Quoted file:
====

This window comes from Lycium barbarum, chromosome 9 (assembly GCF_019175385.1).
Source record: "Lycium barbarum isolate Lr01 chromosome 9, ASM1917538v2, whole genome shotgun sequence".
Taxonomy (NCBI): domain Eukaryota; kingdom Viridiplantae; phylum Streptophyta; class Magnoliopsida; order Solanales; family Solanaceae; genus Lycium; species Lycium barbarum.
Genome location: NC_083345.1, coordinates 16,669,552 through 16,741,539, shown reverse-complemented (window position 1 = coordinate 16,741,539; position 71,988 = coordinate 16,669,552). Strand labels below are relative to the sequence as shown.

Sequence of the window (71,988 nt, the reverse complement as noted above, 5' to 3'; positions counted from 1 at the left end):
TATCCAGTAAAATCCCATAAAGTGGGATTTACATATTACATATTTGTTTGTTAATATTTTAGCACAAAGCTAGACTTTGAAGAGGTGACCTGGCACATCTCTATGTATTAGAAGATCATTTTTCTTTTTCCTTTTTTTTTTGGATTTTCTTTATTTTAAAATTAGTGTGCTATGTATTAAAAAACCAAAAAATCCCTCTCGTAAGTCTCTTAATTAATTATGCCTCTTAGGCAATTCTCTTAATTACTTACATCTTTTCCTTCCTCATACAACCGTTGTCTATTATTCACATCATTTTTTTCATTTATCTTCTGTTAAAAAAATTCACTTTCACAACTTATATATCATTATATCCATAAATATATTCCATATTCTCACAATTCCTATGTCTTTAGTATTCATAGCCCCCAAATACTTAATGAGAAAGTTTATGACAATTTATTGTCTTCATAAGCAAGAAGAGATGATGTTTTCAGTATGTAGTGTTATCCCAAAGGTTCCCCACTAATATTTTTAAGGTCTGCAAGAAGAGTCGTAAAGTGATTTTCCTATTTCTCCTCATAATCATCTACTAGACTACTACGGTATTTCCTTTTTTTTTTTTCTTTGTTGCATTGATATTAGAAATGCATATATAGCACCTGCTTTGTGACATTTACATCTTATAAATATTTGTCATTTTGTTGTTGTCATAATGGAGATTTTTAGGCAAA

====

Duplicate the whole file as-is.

This window comes from Lycium barbarum, chromosome 9 (assembly GCF_019175385.1).
Source record: "Lycium barbarum isolate Lr01 chromosome 9, ASM1917538v2, whole genome shotgun sequence".
Taxonomy (NCBI): domain Eukaryota; kingdom Viridiplantae; phylum Streptophyta; class Magnoliopsida; order Solanales; family Solanaceae; genus Lycium; species Lycium barbarum.
Genome location: NC_083345.1, coordinates 16,669,552 through 16,741,539, shown reverse-complemented (window position 1 = coordinate 16,741,539; position 71,988 = coordinate 16,669,552). Strand labels below are relative to the sequence as shown.

Sequence of the window (71,988 nt, the reverse complement as noted above, 5' to 3'; positions counted from 1 at the left end):
TATCCAGTAAAATCCCATAAAGTGGGATTTACATATTACATATTTGTTTGTTAATATTTTAGCACAAAGCTAGACTTTGAAGAGGTGACCTGGCACATCTCTATGTATTAGAAGATCATTTTTCTTTTTCCTTTTTTTTTTGGATTTTCTTTATTTTAAAATTAGTGTGCTATGTATTAAAAAACCAAAAAATCCCTCTCGTAAGTCTCTTAATTAATTATGCCTCTTAGGCAATTCTCTTAATTACTTACATCTTTTCCTTCCTCATACAACCGTTGTCTATTATTCACATCATTTTTTTCATTTATCTTCTGTTAAAAAAATTCACTTTCACAACTTATATATCATTATATCCATAAATATATTCCATATTCTCACAATTCCTATGTCTTTAGTATTCATAGCCCCCAAATACTTAATGAGAAAGTTTATGACAATTTATTGTCTTCATAAGCAAGAAGAGATGATGTTTTCAGTATGTAGTGTTATCCCAAAGGTTCCCCACTAATATTTTTAAGGTCTGCAAGAAGAGTCGTAAAGTGATTTTCCTATTTCTCCTCATAATCATCTACTAGACTACTACGGTATTTCCTTTTTTTTTTTTCTTTGTTGCATTGATATTAGAAATGCATATATAGCACCTGCTTTGTGACATTTACATCTTATAAATATTTGTCATTTTGTTGTTGTCATAATGGAGATTTTTAGGCAAA